An official website of the United States government
Here's how you know
A .mil website belongs to an official U.S. Department of Defense organization in the United States.
A lock (lock ) or https:// means you’ve safely connected to the .mil website. Share sensitive information only on official, secure websites.

News | Aug. 30, 2016

The Hatch Act and you: Social media Q&A with DLA OGC

By DLA Public Affairs and DLA Office of General Counsel

As election season gets into full swing, you have questions about abiding by the Hatch Act in the everyday world.

The use of social media is an area where it can be easy for a federal employee to violate the rule if  not careful. Here an attorney from DLA’s Office of General Counsel answers questions about various uses of new media.

Question: If, from my personal Facebook account and using my personal computer, I have “liked” the DLA page and the DoD page along with the page of a candidate for office, have I violated the Hatch Act?

Answer: The Hatch Act does not prohibit federal employees from expressing their opinions about partisan groups, candidates, or offices in a partisan race on social media platforms; however, employees must ensure that they are not on duty or acting in their official capacity when they do so.  Employees should also remember that while they may like, share, tweet, and retweet partisan political pages, employees should ensure that they are not suggesting or asking anyone to make political contributions at any time, even in their personal capacity.

Question: If a supervisor has friended or been friended by a direct report on Facebook, is the supervisor then restricted from friending a political campaign website? Would this be seen as an attempt to influence the employee?

Answer: A supervisor is not prohibited from friending a political campaign website in his personal capacity, even if the supervisor is Facebook friends with his or her subordinates.   However, the supervisor may not direct political statements directly at subordinates or a subgroup of “friends” that includes subordinates. For example, if a supervisor’s statements about a partisan group or candidate in a partisan race are directed at all of his Facebook friends or Twitter followers, then there is no Hatch Act violation.  Such statements would be improper if the supervisor improperly directed the statements toward her subordinate employees, or to a subset of friends that includes subordinate employees.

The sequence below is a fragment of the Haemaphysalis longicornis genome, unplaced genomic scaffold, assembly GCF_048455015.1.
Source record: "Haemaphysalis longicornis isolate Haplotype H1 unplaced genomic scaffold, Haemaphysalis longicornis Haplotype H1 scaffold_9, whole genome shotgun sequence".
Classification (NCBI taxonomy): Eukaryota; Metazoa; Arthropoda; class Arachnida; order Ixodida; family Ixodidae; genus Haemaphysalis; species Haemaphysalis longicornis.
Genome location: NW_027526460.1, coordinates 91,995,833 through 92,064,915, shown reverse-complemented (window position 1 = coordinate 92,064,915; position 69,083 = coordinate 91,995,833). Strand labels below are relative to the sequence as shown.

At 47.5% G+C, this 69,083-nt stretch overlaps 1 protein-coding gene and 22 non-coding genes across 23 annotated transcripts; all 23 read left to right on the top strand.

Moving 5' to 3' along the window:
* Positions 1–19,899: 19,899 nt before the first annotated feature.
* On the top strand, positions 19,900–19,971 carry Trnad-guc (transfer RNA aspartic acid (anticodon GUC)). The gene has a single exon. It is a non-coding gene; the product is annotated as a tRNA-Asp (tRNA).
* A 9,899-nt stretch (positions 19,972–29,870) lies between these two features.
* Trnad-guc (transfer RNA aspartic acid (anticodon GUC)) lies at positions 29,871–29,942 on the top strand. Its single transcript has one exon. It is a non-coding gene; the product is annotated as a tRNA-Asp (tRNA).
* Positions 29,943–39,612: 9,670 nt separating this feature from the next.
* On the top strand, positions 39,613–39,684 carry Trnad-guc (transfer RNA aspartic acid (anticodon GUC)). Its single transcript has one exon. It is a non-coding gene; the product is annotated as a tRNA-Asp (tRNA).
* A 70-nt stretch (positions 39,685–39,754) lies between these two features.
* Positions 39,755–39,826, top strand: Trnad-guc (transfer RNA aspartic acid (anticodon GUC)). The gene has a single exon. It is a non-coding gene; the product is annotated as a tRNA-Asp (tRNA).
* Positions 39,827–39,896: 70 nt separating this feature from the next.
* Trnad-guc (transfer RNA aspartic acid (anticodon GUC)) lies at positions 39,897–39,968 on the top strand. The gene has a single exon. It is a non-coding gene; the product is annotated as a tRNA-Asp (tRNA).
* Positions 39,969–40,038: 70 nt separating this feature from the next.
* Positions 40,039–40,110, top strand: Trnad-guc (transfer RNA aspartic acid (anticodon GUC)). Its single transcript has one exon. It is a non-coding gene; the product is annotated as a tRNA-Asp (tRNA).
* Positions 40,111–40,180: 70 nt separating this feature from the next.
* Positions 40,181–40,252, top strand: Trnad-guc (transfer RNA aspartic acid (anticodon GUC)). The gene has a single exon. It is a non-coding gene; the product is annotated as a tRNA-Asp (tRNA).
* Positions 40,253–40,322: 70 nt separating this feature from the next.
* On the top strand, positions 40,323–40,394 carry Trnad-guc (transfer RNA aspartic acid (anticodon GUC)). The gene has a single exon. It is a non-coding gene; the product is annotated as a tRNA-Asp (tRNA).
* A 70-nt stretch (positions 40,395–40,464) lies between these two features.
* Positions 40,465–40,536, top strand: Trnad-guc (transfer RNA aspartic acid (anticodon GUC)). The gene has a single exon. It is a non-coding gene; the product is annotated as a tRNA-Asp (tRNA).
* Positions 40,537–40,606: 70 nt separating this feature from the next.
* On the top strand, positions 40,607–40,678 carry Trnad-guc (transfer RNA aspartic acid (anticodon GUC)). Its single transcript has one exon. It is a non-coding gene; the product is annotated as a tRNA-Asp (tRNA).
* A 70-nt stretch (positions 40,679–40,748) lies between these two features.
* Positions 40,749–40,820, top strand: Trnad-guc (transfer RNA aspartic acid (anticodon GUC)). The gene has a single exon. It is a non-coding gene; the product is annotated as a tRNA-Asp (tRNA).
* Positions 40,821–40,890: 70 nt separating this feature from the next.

Question: During my lunch period, am I allowed to retweet a message from a political campaign while in the building?

Answer: No.  The Hatch Act prohibits employees from engaging in partisan political activity while on duty or in a federal building.  Even though you are on your lunch period, you are still on duty and in a federal building for purposes of the Hatch Act. 

Question: What if during my lunch break I go to my car, in the DLA parking lot; while inside my car, am I free to express political views via social media?

Answer: No.  As stated above, you may not engage in partisan political activities while on duty or in a federal building.  The Office of Special Counsel has interpreted this prohibition to include the green spaces and parking lots surrounding a federal building.

Question: If I am on LinkedIn and have a recommendation from other current DLA employees on my account, am I restricted from connecting with people associated with a political campaign?

Answer: Employees are not prohibited from connecting with people associated with a campaign on Linked In while in their personal capacity.

In the coming weeks, additional Q&A articles will appear on, covering the Hatch Act as it applies to work email, workplace conversations, office decorations, and activities in the community. In the meantime, further information is available at the website of the Office of Special Counsel.